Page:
Dissipation of Marital Assets

Many times people will want to try to hide assets or money prior to filing divorce.  This is not wise.  Just because you sold your car to your brother for one dollar, does not mean you got away with something.

The court will say that you dissipated that asset.  And if you are caught, the court will not find you credible on anything else you do.  The court has the power to go back two years prior to the filing of a divorce action, by statute.  During that two years, if you do anything that seems like you are trying to hide money or get rid of money or get rid of assets and hide them or put them in a friend’s name or anything suspicious, the court has the power to make you pay half of that value to your spouse.  There are things that must be proved, however, for a court to rule that you have dissipated assets. 

Generally, it is error to include assets in an equitable distribution scheme that had been diminished or dissipated during the dissolution proceedings.  Roth v. Roth.  An exception to this general position is when misconduct results in the dissipation of the marital asset.  “In domestic relations case, dissipation occurs where one spouse uses marital funds for his or her own benefit and for a purpose unrelated to the marriage at a time when the marriage is undergoing an irreconcilable breakdown.”  Rabbath v. Farid.  Mismanagement of family finances and squandering of assets in a manner of which the other spouse disapproves do not constitute misconduct.  Segall v. Segall. 

Every judicial district in this state (Florida) follows the same well-established principles.  Winder v. Winder.  The court’s recent decision in Ramos once again restated the well-established law on dissipation of marital assets.  Ramos v. Ramos.  There, the trial court charged the husband $36,000 for the value of a coin collection.  The finding of dissipation appeared to be based on the trial court’s conclusion that the husband “removed the boxes for his benefit.”  The trial court never made any express findings that the alleged dissipation resulted from misconduct.  The court stated that the husband’s use of the coins to pay household expenses does not necessarily constitute “intentional misconduct.”  Rather, the trial court must make a specific finding that the dissipation resulted from intentional misconduct.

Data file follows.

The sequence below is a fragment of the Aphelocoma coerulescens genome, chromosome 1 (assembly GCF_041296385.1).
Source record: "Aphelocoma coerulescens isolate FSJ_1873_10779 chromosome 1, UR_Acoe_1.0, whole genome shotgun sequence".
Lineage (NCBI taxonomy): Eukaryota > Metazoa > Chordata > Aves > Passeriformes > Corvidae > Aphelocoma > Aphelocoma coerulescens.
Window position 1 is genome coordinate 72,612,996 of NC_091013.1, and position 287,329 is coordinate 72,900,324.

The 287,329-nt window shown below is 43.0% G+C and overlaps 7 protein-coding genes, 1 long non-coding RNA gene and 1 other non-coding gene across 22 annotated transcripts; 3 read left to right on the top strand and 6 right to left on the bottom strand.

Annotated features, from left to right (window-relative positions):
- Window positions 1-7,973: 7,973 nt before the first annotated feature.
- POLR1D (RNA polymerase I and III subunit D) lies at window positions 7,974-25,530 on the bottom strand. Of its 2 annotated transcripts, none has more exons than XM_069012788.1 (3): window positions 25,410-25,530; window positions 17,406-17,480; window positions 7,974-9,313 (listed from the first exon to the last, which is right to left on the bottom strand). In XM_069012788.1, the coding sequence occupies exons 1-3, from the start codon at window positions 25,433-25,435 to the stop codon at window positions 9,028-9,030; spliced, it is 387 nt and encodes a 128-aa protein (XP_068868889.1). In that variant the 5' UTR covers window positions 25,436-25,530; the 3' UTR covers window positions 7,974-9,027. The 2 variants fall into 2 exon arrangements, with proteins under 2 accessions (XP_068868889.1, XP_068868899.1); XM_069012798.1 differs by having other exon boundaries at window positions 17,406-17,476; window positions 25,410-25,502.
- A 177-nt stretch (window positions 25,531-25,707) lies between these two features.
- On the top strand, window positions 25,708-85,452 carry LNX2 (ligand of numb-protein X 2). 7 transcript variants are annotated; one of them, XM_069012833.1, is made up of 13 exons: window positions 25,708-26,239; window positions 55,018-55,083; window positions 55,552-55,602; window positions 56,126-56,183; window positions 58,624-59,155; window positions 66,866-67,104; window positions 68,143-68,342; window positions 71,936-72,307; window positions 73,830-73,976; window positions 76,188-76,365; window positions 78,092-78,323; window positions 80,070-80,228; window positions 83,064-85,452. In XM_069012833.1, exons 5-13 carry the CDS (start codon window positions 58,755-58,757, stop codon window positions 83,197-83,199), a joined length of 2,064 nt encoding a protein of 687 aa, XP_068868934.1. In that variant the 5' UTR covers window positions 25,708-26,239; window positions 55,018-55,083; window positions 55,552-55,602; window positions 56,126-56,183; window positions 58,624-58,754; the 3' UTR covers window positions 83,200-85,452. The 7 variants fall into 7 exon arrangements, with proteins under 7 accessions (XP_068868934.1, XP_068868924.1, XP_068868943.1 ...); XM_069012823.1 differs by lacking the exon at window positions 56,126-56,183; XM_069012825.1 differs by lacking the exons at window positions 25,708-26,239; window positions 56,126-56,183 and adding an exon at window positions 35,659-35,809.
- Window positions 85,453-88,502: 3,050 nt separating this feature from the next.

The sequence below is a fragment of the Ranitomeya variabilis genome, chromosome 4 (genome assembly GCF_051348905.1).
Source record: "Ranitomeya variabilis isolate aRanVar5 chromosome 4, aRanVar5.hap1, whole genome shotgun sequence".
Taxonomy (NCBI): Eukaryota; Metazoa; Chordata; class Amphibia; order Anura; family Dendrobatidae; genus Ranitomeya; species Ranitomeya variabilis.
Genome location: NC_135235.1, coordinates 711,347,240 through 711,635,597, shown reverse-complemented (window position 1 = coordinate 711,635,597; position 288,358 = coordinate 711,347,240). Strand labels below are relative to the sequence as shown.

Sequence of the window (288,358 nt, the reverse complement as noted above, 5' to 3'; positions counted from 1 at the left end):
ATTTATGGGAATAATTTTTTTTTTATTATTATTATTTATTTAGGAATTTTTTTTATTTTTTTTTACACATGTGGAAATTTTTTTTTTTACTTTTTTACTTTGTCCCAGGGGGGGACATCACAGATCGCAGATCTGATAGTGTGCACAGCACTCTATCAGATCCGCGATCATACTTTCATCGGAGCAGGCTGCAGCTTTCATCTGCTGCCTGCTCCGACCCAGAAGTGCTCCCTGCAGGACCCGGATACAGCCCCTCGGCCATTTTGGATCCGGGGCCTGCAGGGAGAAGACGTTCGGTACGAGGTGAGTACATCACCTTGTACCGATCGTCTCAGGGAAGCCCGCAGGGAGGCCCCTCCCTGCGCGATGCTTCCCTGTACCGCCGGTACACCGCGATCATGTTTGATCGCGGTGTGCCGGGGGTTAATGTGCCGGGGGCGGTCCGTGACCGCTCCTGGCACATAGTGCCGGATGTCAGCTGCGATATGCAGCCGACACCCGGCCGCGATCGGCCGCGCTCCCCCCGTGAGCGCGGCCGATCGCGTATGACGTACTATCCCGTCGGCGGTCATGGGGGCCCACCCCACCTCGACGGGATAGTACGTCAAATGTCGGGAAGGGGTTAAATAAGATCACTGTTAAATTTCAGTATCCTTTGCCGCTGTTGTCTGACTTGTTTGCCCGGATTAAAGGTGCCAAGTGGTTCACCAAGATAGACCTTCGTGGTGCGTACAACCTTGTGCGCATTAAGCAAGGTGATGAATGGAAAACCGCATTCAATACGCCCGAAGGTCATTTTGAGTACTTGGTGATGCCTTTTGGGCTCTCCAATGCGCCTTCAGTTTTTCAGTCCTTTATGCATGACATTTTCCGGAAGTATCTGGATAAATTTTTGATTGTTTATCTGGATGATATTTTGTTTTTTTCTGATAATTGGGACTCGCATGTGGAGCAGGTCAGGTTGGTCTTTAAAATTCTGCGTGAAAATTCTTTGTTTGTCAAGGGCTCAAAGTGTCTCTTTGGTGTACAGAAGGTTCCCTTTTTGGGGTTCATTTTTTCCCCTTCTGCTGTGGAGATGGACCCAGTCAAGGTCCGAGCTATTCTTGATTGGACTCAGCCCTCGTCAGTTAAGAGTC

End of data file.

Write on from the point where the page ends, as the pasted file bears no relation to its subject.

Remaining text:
The trial court judgment was reversed and remanded with instructions to remove the depleted assets from the equitable distribution absent a finding of misconduct.  In Walker, the first district reversed the case where the trial court found the husband intentionally dissipated his retirement account, which included incurring taxes and early withdrawal penalties in the amount of $47,000.  Walker v. Walker.  The district court correctly recognized that the record was devoid of any evidence of misconduct or intentional destruction of marital assets by the husband.  Therefore, the trial court’s finding that retirement assets were dissipated was reversed.

In Bush, the husband liquidated employment stock options and received a net amount of $22,000 after he paid taxes and commissions.  Bush v. Bush.  The stock options were valued at $43,138 at the time of filing the dissolution.  The husband used most of the funds to pay the couples’ debts, including mortgage payments, attorney’s fees, and utilities.  The husband also spent a portion of those funds on his new girlfriend.  On appeal, this court ruled that the trial court improperly charged $43,138 to the husband in the equitable distribution because those funds were used to satisfy the parties’ financial obligations.

In Lopez, the husband liquidated a 401(k) that was valued at approximately $76,000.  Lopez v. Lopez.  The husband incurred a tax burden of approximately $15,000 when he accessed his 401(k).  The trial court found misconduct and allocated the value of the 401(k) and the entire tax burden to the husband in the equitable distribution.  On appeal, the district court recognized that nearly $40,000 of the funds the husband received were used to pay attorney’s fees.  Even though some funds were spent on the husband’s girlfriend, the overwhelming majority were used for legitimate purposes.  Therefore, the trial court erred by charging the husband with the full value of the liquidated retirement account as well as the full tax consequences to obtain those funds.

 In Belford, the trial court’s equitable distribution included approximately $44,000 charged to the husband for money he withdrew from marital IRA accounts.  Belford v. Belford.  On appeal, the district court ruled that the evidence failed to prove misconduct by the husband.  The court instructed the trial court to remove those funds from the distribution scheme.